Most people don't understand quantum mechanics. Richard Feynman was a physicist who won a Nobel Prize for his work in developing an understanding of quantum mechanics, who famously said, "If you think you understand quantum mechanics, you don't understand quantum mechanics." Those seemingly simple words are, in fact, a testament as to how unimaginable the world – or at least the parts we don't see – really is. Quantum physics, simply put, is the study of very small things in very small places.
There is much debate and a good deal of excitement in the world of medical science that cancer may be cured at a quantum level one day. As an example, Toshio Hirano, chief of the National Institutes for Quantum and Radiological Science and Technology in Japan aims to bring quantum technology to the forefront of contributions to human society, by creating a quantum scalpel to attack tumors without cutting skin, using heavy ions fired through the body. In contrast to radiotherapy's gamma and X-rays, charged particles, such as protons, release most of their energy upon reaching the target tumor. This reduces non-targeted damage and harmful side-effects.
After my wife died of cancer at the age of 47, I spent some time attempting to reorganize my life while searching for meaning in things and places and events and people that no longer had the connection of "us." I was on my own. I wanted to understand how such seemingly "unkind" things can occur in our lives, like a loved one being whisked away in the blink of an eye and removed from our experience like so many other memories that we carry.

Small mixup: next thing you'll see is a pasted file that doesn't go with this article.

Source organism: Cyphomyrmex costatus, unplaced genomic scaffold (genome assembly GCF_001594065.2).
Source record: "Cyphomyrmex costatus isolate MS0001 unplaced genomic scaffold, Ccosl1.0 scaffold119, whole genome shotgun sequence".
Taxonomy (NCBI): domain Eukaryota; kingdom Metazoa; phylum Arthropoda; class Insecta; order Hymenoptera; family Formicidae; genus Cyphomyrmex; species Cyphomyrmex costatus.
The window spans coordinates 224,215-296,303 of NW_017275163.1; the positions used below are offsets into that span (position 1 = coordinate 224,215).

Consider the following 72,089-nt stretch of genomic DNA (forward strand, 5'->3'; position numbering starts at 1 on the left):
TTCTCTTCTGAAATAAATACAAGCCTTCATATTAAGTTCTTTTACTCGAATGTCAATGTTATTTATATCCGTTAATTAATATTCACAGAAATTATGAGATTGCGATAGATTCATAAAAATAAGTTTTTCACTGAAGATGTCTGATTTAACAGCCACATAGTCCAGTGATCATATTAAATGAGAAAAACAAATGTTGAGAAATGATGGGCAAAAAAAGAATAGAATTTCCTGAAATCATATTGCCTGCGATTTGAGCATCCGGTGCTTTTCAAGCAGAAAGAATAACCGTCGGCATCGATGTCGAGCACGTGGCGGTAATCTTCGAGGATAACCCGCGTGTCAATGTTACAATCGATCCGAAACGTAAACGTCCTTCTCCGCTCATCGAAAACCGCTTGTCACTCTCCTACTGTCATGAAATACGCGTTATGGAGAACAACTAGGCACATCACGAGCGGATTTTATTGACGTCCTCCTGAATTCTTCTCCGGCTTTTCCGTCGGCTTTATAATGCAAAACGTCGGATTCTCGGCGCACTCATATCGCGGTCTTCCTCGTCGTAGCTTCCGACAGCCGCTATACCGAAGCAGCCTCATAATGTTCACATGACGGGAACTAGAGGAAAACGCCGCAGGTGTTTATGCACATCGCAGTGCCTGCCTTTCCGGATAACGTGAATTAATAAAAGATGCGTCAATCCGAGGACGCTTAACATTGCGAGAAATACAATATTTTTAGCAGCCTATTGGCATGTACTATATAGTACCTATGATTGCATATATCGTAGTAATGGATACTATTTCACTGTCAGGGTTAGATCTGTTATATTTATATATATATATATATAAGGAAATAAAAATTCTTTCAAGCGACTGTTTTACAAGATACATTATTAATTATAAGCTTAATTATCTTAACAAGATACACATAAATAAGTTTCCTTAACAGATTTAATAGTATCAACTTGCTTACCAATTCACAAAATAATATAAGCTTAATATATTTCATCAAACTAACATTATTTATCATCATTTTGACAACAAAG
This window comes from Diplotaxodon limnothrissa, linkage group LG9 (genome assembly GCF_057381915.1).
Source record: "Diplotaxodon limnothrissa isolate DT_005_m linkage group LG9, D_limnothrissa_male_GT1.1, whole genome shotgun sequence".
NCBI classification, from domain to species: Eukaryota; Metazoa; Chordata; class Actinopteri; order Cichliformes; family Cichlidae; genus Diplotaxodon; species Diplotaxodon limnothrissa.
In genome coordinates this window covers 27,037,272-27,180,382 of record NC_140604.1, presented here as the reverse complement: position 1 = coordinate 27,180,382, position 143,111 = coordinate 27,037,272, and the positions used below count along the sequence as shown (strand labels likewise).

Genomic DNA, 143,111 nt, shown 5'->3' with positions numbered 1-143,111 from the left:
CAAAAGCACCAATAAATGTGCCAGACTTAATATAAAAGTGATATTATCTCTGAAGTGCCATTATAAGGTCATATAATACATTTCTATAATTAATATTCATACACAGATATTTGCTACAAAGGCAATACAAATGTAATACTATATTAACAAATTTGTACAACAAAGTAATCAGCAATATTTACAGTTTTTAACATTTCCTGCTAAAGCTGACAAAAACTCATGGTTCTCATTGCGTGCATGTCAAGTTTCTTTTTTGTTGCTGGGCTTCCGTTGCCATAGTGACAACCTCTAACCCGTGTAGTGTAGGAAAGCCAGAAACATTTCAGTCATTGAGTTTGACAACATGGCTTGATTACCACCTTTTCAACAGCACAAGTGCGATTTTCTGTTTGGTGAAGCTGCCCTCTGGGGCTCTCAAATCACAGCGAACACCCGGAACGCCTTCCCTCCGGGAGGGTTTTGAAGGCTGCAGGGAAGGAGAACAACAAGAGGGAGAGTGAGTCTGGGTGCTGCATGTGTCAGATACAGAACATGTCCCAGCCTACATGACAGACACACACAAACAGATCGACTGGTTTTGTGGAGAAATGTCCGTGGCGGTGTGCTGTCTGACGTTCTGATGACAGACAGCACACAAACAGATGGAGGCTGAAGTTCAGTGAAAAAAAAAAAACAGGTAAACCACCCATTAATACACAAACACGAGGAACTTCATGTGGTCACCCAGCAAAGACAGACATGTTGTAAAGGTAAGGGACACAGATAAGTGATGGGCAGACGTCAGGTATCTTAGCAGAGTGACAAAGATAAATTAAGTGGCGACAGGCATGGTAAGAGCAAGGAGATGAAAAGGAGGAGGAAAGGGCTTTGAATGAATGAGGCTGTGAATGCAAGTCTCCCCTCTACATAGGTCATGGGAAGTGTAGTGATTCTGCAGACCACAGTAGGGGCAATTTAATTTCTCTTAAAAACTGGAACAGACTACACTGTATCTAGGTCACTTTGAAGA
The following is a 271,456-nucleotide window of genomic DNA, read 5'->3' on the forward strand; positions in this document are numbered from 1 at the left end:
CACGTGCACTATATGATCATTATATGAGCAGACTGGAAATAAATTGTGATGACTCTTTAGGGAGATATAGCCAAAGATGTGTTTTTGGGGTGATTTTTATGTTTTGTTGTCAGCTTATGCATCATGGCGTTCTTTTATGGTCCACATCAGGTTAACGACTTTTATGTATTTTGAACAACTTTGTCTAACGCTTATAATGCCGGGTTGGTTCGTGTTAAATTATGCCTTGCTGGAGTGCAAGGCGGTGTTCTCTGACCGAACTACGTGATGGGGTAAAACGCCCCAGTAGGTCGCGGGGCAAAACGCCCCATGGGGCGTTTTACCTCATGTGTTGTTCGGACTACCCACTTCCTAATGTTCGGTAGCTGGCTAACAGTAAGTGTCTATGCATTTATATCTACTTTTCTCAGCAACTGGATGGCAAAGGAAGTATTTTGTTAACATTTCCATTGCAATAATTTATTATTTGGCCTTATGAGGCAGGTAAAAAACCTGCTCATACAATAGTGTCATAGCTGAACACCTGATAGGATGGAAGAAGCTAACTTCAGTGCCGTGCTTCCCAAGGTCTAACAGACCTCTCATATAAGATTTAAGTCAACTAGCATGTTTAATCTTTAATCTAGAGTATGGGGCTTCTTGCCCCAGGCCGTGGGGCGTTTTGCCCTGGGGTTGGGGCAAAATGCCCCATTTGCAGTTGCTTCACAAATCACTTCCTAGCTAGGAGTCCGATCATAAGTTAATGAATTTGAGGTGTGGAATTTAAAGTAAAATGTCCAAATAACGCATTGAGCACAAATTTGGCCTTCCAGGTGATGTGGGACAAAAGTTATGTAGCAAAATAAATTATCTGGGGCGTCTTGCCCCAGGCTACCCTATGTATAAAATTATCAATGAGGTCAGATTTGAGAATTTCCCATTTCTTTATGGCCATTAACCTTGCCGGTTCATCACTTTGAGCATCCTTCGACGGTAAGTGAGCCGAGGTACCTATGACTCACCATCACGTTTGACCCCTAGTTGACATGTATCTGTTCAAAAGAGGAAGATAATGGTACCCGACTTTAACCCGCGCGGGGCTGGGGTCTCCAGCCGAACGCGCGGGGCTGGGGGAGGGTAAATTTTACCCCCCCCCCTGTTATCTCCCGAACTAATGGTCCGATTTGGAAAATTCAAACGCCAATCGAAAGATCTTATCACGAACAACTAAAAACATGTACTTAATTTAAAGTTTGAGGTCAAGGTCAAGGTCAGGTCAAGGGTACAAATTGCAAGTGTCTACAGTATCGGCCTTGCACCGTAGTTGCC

I always knew that if I had not chosen to become a professional magician as my life's work that I would have become a scientist. Science has allowed us to experience what I can only describe as real magic in the world around us. The exquisite rhythm of the natural world; the existence of stars and galaxies and black holes; the remarkable complexity of the human immune system; and even the way cancer drives a path into our bodies – all of this is made graspable by science. And so, I turned to science, not to answer questions about why we live and die, but to instill in me a sense of wonder and amazement over the very fact that we are here at all. I make no religious inferences here. I'm not qualified to do so. I speak only from my own observations about how my life is enhanced by what I like to call our "Astonishmentality."
After my wife's death, I had a good deal of time on my hands, and I purchased every book that one of my hero's had written. Carl Sagan, the astronomer and popularizer of all things scientific, had lots of questions about how we live, how we perceive the world around us and how we interpret what we think we see. I found great solace in his wisdom and discovered a good deal of comfort in seeing – or at least sensing – that there is so much that we cannot know. All of these unanswered questions about life and death gave me a sense that my wife's death was very much more about things I could not understand than it was about how I felt about those things. I feel that way about my own cancer diagnosis, too.
I have in innate sense that life, just as it is, with all of the good and the bad and even the cancer that takes lives away, possibly even my own, is somehow perfection beyond what we can imagine. Science has given me hope and optimism and a belief in the flawlessness of this cycle we all experience: the act of existing for a relatively short time (30,000 days on average) and then being rearranged molecule by molecule into quantum form, the measure and magnificence of which even science can't begin to explain.